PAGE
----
Should MPs decide their own salaries?
Should MPs decide their own salaries?: The decision to increase the salaries of Members of Parliament in India is always met by a public furore and adverse reactions in the media. The recent recommendation of the Parliamentary Committee on...
The well-researched short piece on MPs’ salaries (The Hindu, Parliament, August 11), hopefully, will open a healthy debate on the whole issue of wages and income across sectors and hierarchies in government and private sector in India. The highest paid Indian ‘employee’ who together with his spouse took home a gross annual salary of over Rs 100 crore for several consecutive years was from a small company in South India.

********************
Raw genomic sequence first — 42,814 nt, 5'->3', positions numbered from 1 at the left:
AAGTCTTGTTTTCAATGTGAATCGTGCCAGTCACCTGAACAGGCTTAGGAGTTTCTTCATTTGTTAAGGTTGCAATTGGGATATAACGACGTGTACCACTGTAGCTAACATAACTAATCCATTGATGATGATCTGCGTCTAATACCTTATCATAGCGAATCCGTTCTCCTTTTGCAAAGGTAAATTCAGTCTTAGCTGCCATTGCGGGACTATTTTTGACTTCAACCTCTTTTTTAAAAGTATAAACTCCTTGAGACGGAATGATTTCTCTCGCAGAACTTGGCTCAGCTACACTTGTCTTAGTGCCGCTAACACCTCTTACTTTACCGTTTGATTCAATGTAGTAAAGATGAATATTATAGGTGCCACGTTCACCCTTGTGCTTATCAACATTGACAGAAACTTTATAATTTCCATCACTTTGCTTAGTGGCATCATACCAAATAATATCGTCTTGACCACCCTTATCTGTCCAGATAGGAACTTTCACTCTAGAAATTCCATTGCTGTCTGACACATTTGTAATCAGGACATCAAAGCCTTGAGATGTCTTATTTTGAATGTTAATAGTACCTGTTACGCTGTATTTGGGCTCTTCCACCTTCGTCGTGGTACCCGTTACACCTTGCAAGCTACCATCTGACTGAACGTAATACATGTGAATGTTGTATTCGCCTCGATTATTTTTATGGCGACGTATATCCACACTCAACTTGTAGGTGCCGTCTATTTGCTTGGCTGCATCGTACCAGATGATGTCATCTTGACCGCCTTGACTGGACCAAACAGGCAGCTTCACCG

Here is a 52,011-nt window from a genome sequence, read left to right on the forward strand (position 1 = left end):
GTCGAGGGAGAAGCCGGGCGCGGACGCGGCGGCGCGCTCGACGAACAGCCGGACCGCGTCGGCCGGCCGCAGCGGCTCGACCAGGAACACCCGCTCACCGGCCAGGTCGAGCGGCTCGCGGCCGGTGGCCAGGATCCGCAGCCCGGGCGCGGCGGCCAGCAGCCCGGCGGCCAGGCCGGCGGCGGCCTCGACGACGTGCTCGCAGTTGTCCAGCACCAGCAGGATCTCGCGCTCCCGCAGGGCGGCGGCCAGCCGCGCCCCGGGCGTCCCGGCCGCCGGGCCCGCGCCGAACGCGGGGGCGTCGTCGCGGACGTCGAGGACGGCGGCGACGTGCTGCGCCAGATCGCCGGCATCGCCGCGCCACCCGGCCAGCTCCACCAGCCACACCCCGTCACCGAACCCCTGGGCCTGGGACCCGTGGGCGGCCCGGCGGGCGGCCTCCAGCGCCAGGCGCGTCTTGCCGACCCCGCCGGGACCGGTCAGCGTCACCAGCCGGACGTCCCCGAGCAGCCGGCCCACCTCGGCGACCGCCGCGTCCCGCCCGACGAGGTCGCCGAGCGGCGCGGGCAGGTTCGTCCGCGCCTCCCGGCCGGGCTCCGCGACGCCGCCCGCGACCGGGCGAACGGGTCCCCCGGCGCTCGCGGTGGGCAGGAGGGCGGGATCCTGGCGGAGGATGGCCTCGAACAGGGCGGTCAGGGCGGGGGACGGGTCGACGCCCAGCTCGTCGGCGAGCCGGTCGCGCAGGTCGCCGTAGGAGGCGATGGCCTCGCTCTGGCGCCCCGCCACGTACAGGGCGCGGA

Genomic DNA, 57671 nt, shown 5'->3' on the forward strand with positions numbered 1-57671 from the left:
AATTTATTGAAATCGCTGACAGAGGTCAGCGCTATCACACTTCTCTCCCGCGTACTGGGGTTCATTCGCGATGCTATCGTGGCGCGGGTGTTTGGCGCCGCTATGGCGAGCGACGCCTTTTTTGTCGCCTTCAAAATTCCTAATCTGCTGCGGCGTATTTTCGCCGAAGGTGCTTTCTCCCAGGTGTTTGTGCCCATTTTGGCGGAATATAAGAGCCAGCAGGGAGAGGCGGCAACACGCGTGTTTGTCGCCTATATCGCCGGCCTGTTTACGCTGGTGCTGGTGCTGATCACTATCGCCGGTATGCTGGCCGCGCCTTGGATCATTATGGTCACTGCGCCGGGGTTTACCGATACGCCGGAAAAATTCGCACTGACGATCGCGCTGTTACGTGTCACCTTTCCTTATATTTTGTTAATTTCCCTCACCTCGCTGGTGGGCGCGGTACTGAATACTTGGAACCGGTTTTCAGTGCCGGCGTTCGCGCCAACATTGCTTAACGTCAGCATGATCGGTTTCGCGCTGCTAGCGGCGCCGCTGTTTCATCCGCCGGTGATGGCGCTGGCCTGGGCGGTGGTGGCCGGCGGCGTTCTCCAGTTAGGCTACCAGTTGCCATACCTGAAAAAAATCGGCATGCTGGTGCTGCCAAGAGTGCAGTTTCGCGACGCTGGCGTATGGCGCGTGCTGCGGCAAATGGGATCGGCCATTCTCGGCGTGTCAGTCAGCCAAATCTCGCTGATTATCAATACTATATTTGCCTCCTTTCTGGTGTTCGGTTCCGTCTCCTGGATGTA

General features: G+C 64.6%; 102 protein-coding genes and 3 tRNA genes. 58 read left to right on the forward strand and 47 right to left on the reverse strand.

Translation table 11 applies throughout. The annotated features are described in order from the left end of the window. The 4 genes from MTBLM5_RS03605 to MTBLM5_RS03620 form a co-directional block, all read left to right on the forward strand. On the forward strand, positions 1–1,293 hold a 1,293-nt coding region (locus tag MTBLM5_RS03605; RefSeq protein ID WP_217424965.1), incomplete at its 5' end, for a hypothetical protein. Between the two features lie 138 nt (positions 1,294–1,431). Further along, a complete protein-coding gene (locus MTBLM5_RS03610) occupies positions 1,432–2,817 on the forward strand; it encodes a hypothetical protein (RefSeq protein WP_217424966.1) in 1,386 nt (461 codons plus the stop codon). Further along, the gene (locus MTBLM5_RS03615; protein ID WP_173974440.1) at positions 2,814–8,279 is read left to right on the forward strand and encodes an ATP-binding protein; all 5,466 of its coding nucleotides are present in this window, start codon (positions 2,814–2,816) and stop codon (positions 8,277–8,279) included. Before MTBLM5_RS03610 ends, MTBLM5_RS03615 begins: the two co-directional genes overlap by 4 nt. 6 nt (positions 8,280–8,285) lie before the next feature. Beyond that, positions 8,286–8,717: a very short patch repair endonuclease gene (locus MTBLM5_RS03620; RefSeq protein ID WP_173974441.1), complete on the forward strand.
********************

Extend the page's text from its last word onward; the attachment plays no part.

The RBI governor’s annual salary is a small percentage of the gross emoluments of the CEOs of some of the private sector banks. While in government, public sector and some of the private sector organisations there are transparent norms for deciding wages and career progression, these are conspicuous by their absence for majority of the wage-earners in India.
Comparisons with experiences abroad made in the article may not lead us anywhere. It is a fact that, if we factor in the ‘costs’ for becoming a member of parliament, the salary for the uncertain term during which one will remain as an MP is too low by any standard. Thus, the issue reduces to one of ‘who should be deciding MPs’ salaries?.
GOI may consider setting up a permanent body with required statutory authority to monitor the relationship between the nature of jobs and remuneration paid in Government, public sector and in private sector and make recommendations on broad bands of wages payable for different categories of jobs.
M G Warrier, Mumbai